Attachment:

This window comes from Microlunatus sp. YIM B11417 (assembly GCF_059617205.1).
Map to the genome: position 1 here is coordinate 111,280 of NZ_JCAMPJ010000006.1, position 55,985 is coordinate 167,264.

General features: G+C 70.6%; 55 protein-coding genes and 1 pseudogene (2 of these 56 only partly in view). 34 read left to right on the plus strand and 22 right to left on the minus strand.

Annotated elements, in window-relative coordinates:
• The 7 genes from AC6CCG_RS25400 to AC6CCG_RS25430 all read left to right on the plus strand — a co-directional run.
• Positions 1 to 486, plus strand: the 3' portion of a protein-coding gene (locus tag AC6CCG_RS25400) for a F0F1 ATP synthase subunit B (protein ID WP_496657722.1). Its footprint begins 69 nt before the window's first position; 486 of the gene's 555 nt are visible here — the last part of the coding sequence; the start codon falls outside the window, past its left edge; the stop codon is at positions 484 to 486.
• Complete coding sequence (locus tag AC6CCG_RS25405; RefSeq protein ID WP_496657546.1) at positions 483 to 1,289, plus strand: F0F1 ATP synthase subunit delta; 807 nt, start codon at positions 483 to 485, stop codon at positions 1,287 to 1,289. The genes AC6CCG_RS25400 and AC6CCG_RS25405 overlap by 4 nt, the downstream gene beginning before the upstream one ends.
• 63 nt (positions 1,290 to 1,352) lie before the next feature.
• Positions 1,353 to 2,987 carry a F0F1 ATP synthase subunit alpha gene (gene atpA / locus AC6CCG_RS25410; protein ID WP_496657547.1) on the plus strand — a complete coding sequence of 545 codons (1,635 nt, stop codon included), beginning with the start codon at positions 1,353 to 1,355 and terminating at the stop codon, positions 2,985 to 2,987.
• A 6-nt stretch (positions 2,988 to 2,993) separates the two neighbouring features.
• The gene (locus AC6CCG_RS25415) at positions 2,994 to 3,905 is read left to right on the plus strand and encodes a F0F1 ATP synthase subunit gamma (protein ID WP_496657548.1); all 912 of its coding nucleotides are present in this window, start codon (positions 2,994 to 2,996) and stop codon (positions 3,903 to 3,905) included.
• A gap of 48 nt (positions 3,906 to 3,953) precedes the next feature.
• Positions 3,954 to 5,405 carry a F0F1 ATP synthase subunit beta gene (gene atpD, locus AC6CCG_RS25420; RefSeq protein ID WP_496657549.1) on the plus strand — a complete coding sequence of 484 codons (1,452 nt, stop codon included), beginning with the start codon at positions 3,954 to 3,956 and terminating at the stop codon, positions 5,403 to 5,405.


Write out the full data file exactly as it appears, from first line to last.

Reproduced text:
This window comes from Microlunatus sp. YIM B11417 (assembly GCF_059617205.1).
Map to the genome: position 1 here is coordinate 111,280 of NZ_JCAMPJ010000006.1, position 55,985 is coordinate 167,264.

General features: G+C 70.6%; 55 protein-coding genes and 1 pseudogene (2 of these 56 only partly in view). 34 read left to right on the plus strand and 22 right to left on the minus strand.

Annotated elements, in window-relative coordinates:
• The 7 genes from AC6CCG_RS25400 to AC6CCG_RS25430 all read left to right on the plus strand — a co-directional run.
• Positions 1 to 486, plus strand: the 3' portion of a protein-coding gene (locus tag AC6CCG_RS25400) for a F0F1 ATP synthase subunit B (protein ID WP_496657722.1). Its footprint begins 69 nt before the window's first position; 486 of the gene's 555 nt are visible here — the last part of the coding sequence; the start codon falls outside the window, past its left edge; the stop codon is at positions 484 to 486.
• Complete coding sequence (locus tag AC6CCG_RS25405; RefSeq protein ID WP_496657546.1) at positions 483 to 1,289, plus strand: F0F1 ATP synthase subunit delta; 807 nt, start codon at positions 483 to 485, stop codon at positions 1,287 to 1,289. The genes AC6CCG_RS25400 and AC6CCG_RS25405 overlap by 4 nt, the downstream gene beginning before the upstream one ends.
• 63 nt (positions 1,290 to 1,352) lie before the next feature.
• Positions 1,353 to 2,987 carry a F0F1 ATP synthase subunit alpha gene (gene atpA / locus AC6CCG_RS25410; protein ID WP_496657547.1) on the plus strand — a complete coding sequence of 545 codons (1,635 nt, stop codon included), beginning with the start codon at positions 1,353 to 1,355 and terminating at the stop codon, positions 2,985 to 2,987.
• A 6-nt stretch (positions 2,988 to 2,993) separates the two neighbouring features.
• The gene (locus AC6CCG_RS25415) at positions 2,994 to 3,905 is read left to right on the plus strand and encodes a F0F1 ATP synthase subunit gamma (protein ID WP_496657548.1); all 912 of its coding nucleotides are present in this window, start codon (positions 2,994 to 2,996) and stop codon (positions 3,903 to 3,905) included.
• A gap of 48 nt (positions 3,906 to 3,953) precedes the next feature.
• Positions 3,954 to 5,405 carry a F0F1 ATP synthase subunit beta gene (gene atpD, locus AC6CCG_RS25420; RefSeq protein ID WP_496657549.1) on the plus strand — a complete coding sequence of 484 codons (1,452 nt, stop codon included), beginning with the start codon at positions 3,954 to 3,956 and terminating at the stop codon, positions 5,403 to 5,405.